Learn Where We Teach: A journey to critical intersubjective awareness via self study and action research with primary school teachers

McGowan, Jean (2018) Learn Where We Teach: A journey to critical intersubjective awareness via self study and action research with primary school teachers. PhD thesis, University of Lincoln.

Learn Where We Teach: A journey to critical intersubjective awareness via self study and action research with primary school teachers
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McGowan, Jean-Education- September 2018. pdf.pdf - Whole Document

Item Type:Thesis (PhD)
Item Status:Live Archive


The education system in Ireland is increasingly held accountable by government and media for the country's performance in the globalised knowledge economy. International test-based comparisons drive the competitive focus and permeate each level of the system with a subsequent reduction in the space available to identify and address local and individual educational needs. The neoliberal political and economic agenda underpinning competitiveness may not be explicitly identified by practitioners yet is experienced in daily practice as individuals and organisations strive to demonstrate achievement of its targets.

This research originated in an urban disadvantaged primary school located in provincial Ireland. Motivation to engage in research was initiated by the contradiction I experienced as practice in our school became increasingly directed by external strategies designed to improve results rather than through engagement with the principles of education underpinning the Primary School Curriculum. Those principles explicated that the child’s language, prior learning and cultural background constituted the context for learning. Presupposing teachers' professional agency, the curriculum envisaged that teacher judgements would inform the content and methodologies adopted to meet the specific contextual and individual needs of pupils.

Research began with my unexamined subjective assumptions about education and a naivety about the political, cultural and social forces that had structured my perspectives. Pierre Bourdieu's theoretical framework of capital, field and habitus facilitated self-study reflection at an entry level to research methodology. Deeper reflexive engagement with Bourdieuian concepts enabled research into the positioning of teachers within the cultural milieu of Irish primary education.

An action research approach was adopted to engage colleagues in the research process. It centred on a context specific photographic intervention named PLACE (Photographs to stimulate Learning, Language and Communication in Education) designed to connect children's lived experience outside of school with their work and relationships in school. Moreover it aimed to facilitate teachers' knowledge and understanding of the local context for its inclusion in the curriculum. Two cycles of PLACE, over a two year period were carried out focusing on teachers' perceptions before and after each cycle.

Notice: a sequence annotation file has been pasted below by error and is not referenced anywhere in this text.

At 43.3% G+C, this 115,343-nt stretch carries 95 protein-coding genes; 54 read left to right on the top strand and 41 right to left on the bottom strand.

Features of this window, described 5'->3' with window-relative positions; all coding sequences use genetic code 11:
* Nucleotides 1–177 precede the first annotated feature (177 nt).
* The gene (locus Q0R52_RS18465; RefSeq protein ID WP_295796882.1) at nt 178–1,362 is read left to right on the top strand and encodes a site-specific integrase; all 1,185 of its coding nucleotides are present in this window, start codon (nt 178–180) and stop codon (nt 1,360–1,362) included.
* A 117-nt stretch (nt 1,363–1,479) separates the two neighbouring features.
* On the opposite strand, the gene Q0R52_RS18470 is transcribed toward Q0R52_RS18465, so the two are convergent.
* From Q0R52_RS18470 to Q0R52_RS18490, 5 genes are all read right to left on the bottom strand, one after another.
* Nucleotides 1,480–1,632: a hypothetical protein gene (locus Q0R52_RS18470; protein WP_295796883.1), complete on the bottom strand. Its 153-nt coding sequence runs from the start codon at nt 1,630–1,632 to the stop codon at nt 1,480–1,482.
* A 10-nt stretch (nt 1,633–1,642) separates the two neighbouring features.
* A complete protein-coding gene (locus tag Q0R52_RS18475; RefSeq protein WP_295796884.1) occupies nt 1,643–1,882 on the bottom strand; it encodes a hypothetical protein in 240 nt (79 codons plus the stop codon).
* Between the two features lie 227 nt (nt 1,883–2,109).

Findings indicated that engagement in PLACE had positive effects on teachers' intersubjective acknowledgement of pupils' indigenous knowledge and culture. Analysis of those findings through a Bourdieuian framework uncovered themes of continuity and certainty in teachers' practice perspectives that indicated a practice constraining collective cultural homogeneity. A subsequent historical review of literature pertaining to Irish education revealed deeper issues related to the structuring forces of the interrelated mesh of historical, political, socio-economic, denominational and ideological issues that prefigured more recent neoliberal policy in the unique educational context of Irish primary education.

This thesis affirms action research as an evolving process that enabled my gradual transition from a practice orientation to one that explored beneath the surface of current professional practice to reveal the tenacity of past traditions on individual and collective understandings. It contributed to actionable knowledge about practice in the conceptualisation of a cultural architecture that captures these prefigurative forces. It suggests that the research process and findings are of commensurate value to knowledge growth.

Keywords:Education, Primary Education, Curriculum, action research
Subjects:X Education > X320 Academic studies in Primary Education
Divisions:College of Social Science > School of Education
ID Code:35712
Deposited On:17 Apr 2019 14:50

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